Hollywood films have long portrayed radiation as evil and powerful. Fear of radiation was widespread even before the United States dropped bombs on Hiroshima and Nagasaki. The blasts themselves killed more than 200,000 people, and many others died later from radiation exposure.
The New York Times wrote article after article about how radiation would change Japanese lives "for "centuries," that there would be genetic damage -- defects for the next 1,000 years. But surprise: So far no such damage has appeared.
Some researchers, like toxicology professor Ed Calabrese, now say blast survivors, who were exposed to smaller amounts of radiation, are living longer than normal, and in small doses, radiation may even be good for you.
"It's all in the dose," Calabrese said. "What's going on at low doses is often seen to enhance immune performance and enhance longevity," he said.
In one experiment, researchers exposed mice to small amounts of radiation and concluded it may have slowed their aging. The irradiated mice had more energy and shinier fur.
"We find that at low doses you can actually extend the life span of the mice," Calabrese said.
Essentially, Calabrese says, a little radiation may work kind of like a vaccine and actually be good for people.
In Europe some people now bathe in radioactive water, saying it's good for them. And in Montana, some Americans spend time in old uranium mines where they breathe in radioactive gas.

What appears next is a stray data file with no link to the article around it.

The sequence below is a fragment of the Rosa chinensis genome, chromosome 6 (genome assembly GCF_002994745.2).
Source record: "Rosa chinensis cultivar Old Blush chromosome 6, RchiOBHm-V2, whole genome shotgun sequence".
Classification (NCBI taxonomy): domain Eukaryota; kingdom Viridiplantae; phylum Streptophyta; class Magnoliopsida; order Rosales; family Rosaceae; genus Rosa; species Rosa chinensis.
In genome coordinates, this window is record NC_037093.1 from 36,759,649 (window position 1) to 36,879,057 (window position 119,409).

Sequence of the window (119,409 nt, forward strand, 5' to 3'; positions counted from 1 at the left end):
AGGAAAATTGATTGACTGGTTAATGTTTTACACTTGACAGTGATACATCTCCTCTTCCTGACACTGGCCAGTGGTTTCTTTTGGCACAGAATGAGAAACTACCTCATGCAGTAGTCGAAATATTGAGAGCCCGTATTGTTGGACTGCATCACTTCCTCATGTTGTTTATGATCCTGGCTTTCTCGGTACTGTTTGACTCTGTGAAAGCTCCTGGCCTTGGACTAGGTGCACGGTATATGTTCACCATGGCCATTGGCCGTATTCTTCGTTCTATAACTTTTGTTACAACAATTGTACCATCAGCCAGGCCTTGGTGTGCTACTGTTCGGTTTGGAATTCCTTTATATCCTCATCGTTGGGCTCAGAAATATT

They say they feel better when they leave.
Many scientists say that's nonsense, or dangerous -- and it has yet to be proved that low-dose radiation is beneficial -- but they do agree that the hysteria about radiation is just that -- hysteria.
In 1979, the movie "The China Syndrome" set the stage for panic.
Just weeks later, a nuclear power plant in Three Mile Island, Penn., released radioactivity in the air. People fled and worried that officials weren't telling them about lingering health hazards from the accident.
In truth, the people living in the area were exposed to an average of 6.5 millirems of radiation. We now know that's meaningless given that every year, all of us absorb about 30 millirems from the ground, 26 from the sun, 10 from just one dental X-ray, 10 from food, and 5 from our own drinking water.
Patrick Moore, who co-founded the environmental organization Greenpeace, said the group has actually fostered people's exaggerated fears.
"It's because they're being told over and over and over again through the media that they are going to be damaged and killed by radiation from nuclear power," he said.
Moore is now at odds with his former friends at Greenpeace. He's now a consultant for the nuclear power industry.
"Not a single person is being killed in the nuclear industry, and people are wanting to ban it. It's pure scare tactics," he said.
But what about that accident at the Chernobyl nuclear power plant in Ukraine 20 years ago? It terrified the world.
The media projected hundreds of thousands of deaths.
In truth, a study by eight international agencies found 56 people were killed, mostly firefighters and workers at the plant. Thousands of other people may still die of cancer, but nowhere near the number that was predicted. The study said the biggest health menace the people of Chernobyl faced was psychological trauma, in part from fear. The fear was worse than the radiation.
So next time someone scares you about radiation, remember that you are exposed to it all the time without harm, and some people even want more of it.